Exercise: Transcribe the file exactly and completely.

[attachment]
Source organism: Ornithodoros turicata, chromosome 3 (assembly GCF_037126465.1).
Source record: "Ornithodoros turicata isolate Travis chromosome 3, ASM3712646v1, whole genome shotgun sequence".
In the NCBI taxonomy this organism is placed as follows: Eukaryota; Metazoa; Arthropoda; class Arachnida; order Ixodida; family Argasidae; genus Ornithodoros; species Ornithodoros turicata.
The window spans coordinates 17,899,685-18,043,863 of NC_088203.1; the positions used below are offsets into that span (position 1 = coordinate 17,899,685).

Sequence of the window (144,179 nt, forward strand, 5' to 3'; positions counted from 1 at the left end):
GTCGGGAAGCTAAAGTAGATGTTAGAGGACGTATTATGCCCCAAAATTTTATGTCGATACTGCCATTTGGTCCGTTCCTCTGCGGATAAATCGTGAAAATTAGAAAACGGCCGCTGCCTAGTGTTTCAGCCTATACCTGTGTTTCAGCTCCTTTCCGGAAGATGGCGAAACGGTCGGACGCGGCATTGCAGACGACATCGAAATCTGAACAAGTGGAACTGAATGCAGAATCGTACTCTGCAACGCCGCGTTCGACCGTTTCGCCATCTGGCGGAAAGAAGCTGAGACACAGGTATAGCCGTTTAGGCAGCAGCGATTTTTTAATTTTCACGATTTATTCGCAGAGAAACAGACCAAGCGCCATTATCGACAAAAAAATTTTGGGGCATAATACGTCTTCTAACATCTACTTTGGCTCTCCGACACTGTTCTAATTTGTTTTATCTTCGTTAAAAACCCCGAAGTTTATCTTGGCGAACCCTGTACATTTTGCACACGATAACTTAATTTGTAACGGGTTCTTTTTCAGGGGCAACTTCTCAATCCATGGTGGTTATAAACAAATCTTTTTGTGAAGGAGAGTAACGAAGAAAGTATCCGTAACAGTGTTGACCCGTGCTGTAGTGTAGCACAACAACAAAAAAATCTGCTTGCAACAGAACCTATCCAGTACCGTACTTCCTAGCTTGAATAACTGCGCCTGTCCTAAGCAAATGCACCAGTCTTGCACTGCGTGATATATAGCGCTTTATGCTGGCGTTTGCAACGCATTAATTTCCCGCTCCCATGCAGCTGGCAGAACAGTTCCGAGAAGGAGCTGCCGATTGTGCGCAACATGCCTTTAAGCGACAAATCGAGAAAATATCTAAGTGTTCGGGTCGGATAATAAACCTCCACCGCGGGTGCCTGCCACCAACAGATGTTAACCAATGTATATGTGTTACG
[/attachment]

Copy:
Source organism: Ornithodoros turicata, chromosome 3 (assembly GCF_037126465.1).
Source record: "Ornithodoros turicata isolate Travis chromosome 3, ASM3712646v1, whole genome shotgun sequence".
In the NCBI taxonomy this organism is placed as follows: Eukaryota; Metazoa; Arthropoda; class Arachnida; order Ixodida; family Argasidae; genus Ornithodoros; species Ornithodoros turicata.
The window spans coordinates 17,899,685-18,043,863 of NC_088203.1; the positions used below are offsets into that span (position 1 = coordinate 17,899,685).

Sequence of the window (144,179 nt, forward strand, 5' to 3'; positions counted from 1 at the left end):
GTCGGGAAGCTAAAGTAGATGTTAGAGGACGTATTATGCCCCAAAATTTTATGTCGATACTGCCATTTGGTCCGTTCCTCTGCGGATAAATCGTGAAAATTAGAAAACGGCCGCTGCCTAGTGTTTCAGCCTATACCTGTGTTTCAGCTCCTTTCCGGAAGATGGCGAAACGGTCGGACGCGGCATTGCAGACGACATCGAAATCTGAACAAGTGGAACTGAATGCAGAATCGTACTCTGCAACGCCGCGTTCGACCGTTTCGCCATCTGGCGGAAAGAAGCTGAGACACAGGTATAGCCGTTTAGGCAGCAGCGATTTTTTAATTTTCACGATTTATTCGCAGAGAAACAGACCAAGCGCCATTATCGACAAAAAAATTTTGGGGCATAATACGTCTTCTAACATCTACTTTGGCTCTCCGACACTGTTCTAATTTGTTTTATCTTCGTTAAAAACCCCGAAGTTTATCTTGGCGAACCCTGTACATTTTGCACACGATAACTTAATTTGTAACGGGTTCTTTTTCAGGGGCAACTTCTCAATCCATGGTGGTTATAAACAAATCTTTTTGTGAAGGAGAGTAACGAAGAAAGTATCCGTAACAGTGTTGACCCGTGCTGTAGTGTAGCACAACAACAAAAAAATCTGCTTGCAACAGAACCTATCCAGTACCGTACTTCCTAGCTTGAATAACTGCGCCTGTCCTAAGCAAATGCACCAGTCTTGCACTGCGTGATATATAGCGCTTTATGCTGGCGTTTGCAACGCATTAATTTCCCGCTCCCATGCAGCTGGCAGAACAGTTCCGAGAAGGAGCTGCCGATTGTGCGCAACATGCCTTTAAGCGACAAATCGAGAAAATATCTAAGTGTTCGGGTCGGATAATAAACCTCCACCGCGGGTGCCTGCCACCAACAGATGTTAACCAATGTATATGTGTTACG